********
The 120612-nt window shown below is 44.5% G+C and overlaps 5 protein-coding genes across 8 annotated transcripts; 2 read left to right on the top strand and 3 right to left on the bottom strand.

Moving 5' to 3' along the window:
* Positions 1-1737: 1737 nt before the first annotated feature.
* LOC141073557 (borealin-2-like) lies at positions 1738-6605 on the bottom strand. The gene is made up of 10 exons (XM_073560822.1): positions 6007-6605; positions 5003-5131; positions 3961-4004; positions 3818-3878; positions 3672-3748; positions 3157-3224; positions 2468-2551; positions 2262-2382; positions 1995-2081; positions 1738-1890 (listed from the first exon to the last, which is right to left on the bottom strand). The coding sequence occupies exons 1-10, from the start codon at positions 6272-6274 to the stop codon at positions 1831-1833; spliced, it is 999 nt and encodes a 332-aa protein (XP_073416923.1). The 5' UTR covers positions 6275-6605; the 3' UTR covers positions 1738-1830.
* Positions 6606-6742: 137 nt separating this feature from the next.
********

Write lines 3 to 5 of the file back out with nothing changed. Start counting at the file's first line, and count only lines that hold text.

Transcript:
* Positions 1-1737: 1737 nt before the first annotated feature.
* LOC141073557 (borealin-2-like) lies at positions 1738-6605 on the bottom strand. The gene is made up of 10 exons (XM_073560822.1): positions 6007-6605; positions 5003-5131; positions 3961-4004; positions 3818-3878; positions 3672-3748; positions 3157-3224; positions 2468-2551; positions 2262-2382; positions 1995-2081; positions 1738-1890 (listed from the first exon to the last, which is right to left on the bottom strand). The coding sequence occupies exons 1-10, from the start codon at positions 6272-6274 to the stop codon at positions 1831-1833; spliced, it is 999 nt and encodes a 332-aa protein (XP_073416923.1). The 5' UTR covers positions 6275-6605; the 3' UTR covers positions 1738-1830.
* Positions 6606-6742: 137 nt separating this feature from the next.